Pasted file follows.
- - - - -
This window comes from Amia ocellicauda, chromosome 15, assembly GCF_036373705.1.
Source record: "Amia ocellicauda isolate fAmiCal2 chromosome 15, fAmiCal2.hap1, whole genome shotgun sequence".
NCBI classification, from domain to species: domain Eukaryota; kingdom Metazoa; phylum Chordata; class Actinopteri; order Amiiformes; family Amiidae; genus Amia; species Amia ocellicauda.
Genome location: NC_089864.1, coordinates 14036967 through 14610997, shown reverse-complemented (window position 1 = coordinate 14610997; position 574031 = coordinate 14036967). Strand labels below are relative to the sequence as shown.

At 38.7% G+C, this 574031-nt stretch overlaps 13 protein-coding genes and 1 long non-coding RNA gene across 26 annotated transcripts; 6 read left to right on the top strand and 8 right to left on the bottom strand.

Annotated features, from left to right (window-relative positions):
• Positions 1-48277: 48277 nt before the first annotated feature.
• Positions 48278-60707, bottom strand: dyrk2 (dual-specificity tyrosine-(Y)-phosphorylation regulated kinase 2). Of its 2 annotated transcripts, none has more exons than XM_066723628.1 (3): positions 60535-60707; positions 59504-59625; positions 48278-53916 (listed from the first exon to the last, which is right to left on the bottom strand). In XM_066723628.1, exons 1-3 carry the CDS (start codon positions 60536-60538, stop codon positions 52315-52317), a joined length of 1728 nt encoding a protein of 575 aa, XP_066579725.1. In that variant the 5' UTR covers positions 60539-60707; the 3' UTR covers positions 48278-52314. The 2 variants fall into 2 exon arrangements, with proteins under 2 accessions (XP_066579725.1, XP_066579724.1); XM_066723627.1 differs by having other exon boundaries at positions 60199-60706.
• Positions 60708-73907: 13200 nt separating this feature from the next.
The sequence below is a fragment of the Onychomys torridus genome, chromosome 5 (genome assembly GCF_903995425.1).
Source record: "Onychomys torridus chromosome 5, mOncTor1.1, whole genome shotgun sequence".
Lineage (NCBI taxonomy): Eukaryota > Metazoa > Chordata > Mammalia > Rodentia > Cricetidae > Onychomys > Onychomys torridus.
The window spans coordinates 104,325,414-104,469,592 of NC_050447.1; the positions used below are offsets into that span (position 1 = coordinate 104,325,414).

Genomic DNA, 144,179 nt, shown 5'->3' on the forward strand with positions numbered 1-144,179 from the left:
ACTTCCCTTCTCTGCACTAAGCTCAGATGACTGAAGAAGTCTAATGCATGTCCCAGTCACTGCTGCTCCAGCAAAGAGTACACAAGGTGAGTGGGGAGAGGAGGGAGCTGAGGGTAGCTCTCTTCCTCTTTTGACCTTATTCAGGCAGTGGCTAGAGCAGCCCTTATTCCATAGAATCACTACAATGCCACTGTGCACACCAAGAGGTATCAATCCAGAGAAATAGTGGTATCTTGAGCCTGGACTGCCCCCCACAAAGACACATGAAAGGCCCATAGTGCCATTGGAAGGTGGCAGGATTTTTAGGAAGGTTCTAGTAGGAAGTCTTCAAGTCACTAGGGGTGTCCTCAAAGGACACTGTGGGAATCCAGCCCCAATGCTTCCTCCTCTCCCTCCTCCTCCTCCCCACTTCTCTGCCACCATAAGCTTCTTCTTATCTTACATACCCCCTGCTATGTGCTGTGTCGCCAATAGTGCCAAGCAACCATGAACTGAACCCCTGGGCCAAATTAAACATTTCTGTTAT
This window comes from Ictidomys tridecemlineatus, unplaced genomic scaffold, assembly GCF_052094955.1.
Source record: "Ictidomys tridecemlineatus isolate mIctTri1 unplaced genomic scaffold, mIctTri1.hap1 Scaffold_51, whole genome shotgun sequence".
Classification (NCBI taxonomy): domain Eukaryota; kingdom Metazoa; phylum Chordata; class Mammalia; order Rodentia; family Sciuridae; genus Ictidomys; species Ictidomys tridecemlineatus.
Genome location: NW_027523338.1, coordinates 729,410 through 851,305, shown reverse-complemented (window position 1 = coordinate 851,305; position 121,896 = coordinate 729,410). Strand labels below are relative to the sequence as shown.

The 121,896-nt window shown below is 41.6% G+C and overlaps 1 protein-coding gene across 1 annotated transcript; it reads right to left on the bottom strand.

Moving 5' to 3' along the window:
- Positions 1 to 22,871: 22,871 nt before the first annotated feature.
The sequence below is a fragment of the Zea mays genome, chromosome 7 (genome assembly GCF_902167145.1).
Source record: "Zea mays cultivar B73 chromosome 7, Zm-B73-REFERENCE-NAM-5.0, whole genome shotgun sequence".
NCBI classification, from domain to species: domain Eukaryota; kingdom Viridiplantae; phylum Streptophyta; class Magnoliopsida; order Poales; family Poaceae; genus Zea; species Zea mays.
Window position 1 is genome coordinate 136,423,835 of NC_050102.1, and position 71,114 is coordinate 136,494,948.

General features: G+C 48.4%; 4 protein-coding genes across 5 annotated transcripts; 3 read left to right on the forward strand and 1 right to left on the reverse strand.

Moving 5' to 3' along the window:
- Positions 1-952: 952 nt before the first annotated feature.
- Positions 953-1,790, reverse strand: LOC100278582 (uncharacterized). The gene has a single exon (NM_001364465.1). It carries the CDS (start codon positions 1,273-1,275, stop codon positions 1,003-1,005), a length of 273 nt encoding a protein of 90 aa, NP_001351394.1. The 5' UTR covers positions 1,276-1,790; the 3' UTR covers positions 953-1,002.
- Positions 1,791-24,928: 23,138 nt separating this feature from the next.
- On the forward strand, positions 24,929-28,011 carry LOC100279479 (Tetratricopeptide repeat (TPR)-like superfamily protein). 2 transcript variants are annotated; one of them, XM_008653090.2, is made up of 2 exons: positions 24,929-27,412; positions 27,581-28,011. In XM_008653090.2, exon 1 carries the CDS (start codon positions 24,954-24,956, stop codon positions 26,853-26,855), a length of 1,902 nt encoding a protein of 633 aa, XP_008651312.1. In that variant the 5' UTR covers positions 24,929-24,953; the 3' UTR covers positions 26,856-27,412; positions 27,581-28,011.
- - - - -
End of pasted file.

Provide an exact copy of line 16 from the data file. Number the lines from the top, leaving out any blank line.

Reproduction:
This window comes from Ictidomys tridecemlineatus, unplaced genomic scaffold, assembly GCF_052094955.1.